Putting Etiquette – 4 quick rules
There are some unwritten rules of putting etiquette that you need to adhere to when putting. We’ll have a look at some of them here.
Putting Etiquette #1 – Order of play is always a good one. The golfer who’s ball is furthest from the hole is always the first to play. Except for a few occasions. When you have just played a long putt and you leave a tap in, it’s quite acceptable for you to putt out before your playing partners do.
Putting Etiquette sometimes allows for a player to ‘putt out of turn’ if their stance is going to interfere with the area the other players ball is in. For example, if you putt first you may be standing on their line. This is a no-no as often you will leave spike marks or other indents in the surface of the green.
Putting Etiquette #2 – Standing in line, whether in front or behind, of your playing partners putt. This gives you an unfair advantage of seeing the putt and is also very distracting for the player making the putt. You will find as you improve your putting your levels of concentration will increase as well. It is an art in itself to ignore distractions while putting.
Putting Etiquette #3 – Repairing pitch marks on the green. Often when you fly a ball into the green from a distance, the weight of the ball will leave a compression mark, known as a pitch mark on the surface of the green.
You are responsible for the repair of your pitch mark. If you don’t repair the pitch mark, that part of the green will effectively die. There is a tool called a pitch repairer that you should carry when you play golf and some courses will insist that you carry one. You can buy these from all pro shops and they come in a variety of shapes, sizes and prices. I have about thirty different ones and like most golfers I have a favourite.
A good practice to get into is to repair your own pitch mark and any others you see on the green while you are waiting to play or after you’ve putted. This will help to keep the greens in good order and will actually make life easier for you when you are putting. It’s so much easier to putt on a flat green without any bobbles caused by unfixed pitch marks.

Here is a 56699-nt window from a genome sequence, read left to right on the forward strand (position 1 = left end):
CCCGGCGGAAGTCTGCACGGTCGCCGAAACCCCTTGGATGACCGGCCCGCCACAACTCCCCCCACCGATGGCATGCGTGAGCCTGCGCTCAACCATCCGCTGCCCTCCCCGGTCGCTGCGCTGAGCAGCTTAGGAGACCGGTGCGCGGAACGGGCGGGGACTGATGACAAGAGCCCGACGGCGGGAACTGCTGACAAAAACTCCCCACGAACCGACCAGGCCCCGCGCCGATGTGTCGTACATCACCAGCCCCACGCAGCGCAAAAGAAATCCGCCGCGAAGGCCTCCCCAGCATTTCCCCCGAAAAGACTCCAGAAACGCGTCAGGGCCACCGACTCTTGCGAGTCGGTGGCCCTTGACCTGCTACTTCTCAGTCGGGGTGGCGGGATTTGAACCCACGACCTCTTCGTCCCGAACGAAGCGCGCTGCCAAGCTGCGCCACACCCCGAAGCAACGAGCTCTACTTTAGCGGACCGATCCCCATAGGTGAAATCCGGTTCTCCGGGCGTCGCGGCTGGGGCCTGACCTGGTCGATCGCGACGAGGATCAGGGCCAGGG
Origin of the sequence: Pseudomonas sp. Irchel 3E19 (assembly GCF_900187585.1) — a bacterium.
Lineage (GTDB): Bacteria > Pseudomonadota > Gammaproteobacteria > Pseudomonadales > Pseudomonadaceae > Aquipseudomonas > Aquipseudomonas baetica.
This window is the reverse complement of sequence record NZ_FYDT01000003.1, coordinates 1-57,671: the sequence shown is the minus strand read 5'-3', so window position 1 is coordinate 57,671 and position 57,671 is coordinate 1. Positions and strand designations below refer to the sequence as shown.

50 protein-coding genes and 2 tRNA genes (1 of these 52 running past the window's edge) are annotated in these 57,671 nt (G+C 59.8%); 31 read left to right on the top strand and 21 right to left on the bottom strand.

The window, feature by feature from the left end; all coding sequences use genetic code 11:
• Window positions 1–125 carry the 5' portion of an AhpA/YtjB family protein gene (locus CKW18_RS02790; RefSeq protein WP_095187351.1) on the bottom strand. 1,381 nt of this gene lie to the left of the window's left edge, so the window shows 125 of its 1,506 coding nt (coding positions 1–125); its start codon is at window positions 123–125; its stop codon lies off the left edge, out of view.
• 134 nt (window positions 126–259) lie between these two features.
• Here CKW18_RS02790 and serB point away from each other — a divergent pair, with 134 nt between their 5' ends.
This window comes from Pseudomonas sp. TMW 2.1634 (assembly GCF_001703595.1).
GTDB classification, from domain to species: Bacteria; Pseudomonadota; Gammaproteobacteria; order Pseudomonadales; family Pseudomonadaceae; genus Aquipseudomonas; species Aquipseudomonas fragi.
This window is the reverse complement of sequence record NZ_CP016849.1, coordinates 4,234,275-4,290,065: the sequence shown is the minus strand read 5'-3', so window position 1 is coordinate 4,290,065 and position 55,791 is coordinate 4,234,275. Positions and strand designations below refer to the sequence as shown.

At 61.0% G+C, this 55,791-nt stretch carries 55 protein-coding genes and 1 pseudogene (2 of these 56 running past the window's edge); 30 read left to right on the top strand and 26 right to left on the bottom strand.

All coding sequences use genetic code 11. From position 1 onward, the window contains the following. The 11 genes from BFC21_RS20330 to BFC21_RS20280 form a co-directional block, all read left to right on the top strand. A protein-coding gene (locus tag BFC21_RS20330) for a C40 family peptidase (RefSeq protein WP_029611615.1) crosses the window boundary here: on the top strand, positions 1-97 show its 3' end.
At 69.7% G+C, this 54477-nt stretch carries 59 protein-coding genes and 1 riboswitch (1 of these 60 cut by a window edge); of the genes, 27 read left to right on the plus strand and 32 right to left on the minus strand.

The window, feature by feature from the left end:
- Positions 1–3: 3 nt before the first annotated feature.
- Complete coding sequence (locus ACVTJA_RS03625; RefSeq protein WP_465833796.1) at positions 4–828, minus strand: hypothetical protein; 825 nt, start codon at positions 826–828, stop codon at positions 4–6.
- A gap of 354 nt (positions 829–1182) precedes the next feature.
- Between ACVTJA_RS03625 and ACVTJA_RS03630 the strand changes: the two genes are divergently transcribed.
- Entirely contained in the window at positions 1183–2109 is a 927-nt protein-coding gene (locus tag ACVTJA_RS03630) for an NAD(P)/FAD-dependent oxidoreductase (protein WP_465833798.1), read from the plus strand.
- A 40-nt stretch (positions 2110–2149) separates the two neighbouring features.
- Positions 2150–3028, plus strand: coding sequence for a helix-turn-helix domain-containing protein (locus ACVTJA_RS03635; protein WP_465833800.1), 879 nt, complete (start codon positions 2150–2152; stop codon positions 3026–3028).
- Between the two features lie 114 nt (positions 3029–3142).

Putting Etiquette #4 – Speed of play is another consideration. Always be ready to play your next shot. Get yourself ready to play your own putt, you can be reading the line of your putt while others are playing their shots.
Slow play is a bit of a curse of modern golf and is something that you need to be aware of at all times and one of the main cause of this is golfers not being ready to play their shots when it’s their turn to play.
Another cause of slow play when putting is not leaving your golf bag on the correct side of the green. When you are walking up to the green have a quick thought about where the next tee is and place you bag on the side of the green nearest the next hole. You can then make your putt, pick up your bag and walk straight to the next tee. This will avoid you delaying the players waiting to play their approach shots into the green you are on.
These are just a few examples of Putting Etiquette but they are not the only ones and over time we will put together some videos which make it much easier and probably more interesting to understand.
Happy Golfing – Steve